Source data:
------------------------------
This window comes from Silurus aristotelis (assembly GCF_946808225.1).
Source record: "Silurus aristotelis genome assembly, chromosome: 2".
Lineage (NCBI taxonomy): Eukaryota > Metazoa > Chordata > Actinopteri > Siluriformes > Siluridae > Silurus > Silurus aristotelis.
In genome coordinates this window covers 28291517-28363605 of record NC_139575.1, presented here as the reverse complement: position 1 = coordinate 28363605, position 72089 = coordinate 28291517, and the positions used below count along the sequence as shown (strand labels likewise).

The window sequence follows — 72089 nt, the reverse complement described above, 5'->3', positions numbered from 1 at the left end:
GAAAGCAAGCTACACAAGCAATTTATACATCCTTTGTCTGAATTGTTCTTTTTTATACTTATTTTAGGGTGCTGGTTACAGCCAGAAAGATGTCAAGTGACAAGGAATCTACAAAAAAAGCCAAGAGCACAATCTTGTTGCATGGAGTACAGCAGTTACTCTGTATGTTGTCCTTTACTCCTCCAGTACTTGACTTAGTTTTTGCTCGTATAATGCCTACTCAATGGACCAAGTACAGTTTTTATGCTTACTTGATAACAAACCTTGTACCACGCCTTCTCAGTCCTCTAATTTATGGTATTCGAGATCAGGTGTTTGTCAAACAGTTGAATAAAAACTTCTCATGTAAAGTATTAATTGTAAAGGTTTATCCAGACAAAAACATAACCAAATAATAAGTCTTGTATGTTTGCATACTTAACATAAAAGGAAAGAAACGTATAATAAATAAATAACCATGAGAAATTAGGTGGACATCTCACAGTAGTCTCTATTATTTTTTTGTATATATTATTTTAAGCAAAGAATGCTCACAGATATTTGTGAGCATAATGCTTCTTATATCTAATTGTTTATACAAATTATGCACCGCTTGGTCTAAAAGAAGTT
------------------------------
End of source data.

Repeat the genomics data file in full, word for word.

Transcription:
This window comes from Silurus aristotelis (assembly GCF_946808225.1).
Source record: "Silurus aristotelis genome assembly, chromosome: 2".
Lineage (NCBI taxonomy): Eukaryota > Metazoa > Chordata > Actinopteri > Siluriformes > Siluridae > Silurus > Silurus aristotelis.
In genome coordinates this window covers 28291517-28363605 of record NC_139575.1, presented here as the reverse complement: position 1 = coordinate 28363605, position 72089 = coordinate 28291517, and the positions used below count along the sequence as shown (strand labels likewise).

The window sequence follows — 72089 nt, the reverse complement described above, 5'->3', positions numbered from 1 at the left end:
GAAAGCAAGCTACACAAGCAATTTATACATCCTTTGTCTGAATTGTTCTTTTTTATACTTATTTTAGGGTGCTGGTTACAGCCAGAAAGATGTCAAGTGACAAGGAATCTACAAAAAAAGCCAAGAGCACAATCTTGTTGCATGGAGTACAGCAGTTACTCTGTATGTTGTCCTTTACTCCTCCAGTACTTGACTTAGTTTTTGCTCGTATAATGCCTACTCAATGGACCAAGTACAGTTTTTATGCTTACTTGATAACAAACCTTGTACCACGCCTTCTCAGTCCTCTAATTTATGGTATTCGAGATCAGGTGTTTGTCAAACAGTTGAATAAAAACTTCTCATGTAAAGTATTAATTGTAAAGGTTTATCCAGACAAAAACATAACCAAATAATAAGTCTTGTATGTTTGCATACTTAACATAAAAGGAAAGAAACGTATAATAAATAAATAACCATGAGAAATTAGGTGGACATCTCACAGTAGTCTCTATTATTTTTTTGTATATATTATTTTAAGCAAAGAATGCTCACAGATATTTGTGAGCATAATGCTTCTTATATCTAATTGTTTATACAAATTATGCACCGCTTGGTCTAAAAGAAGTT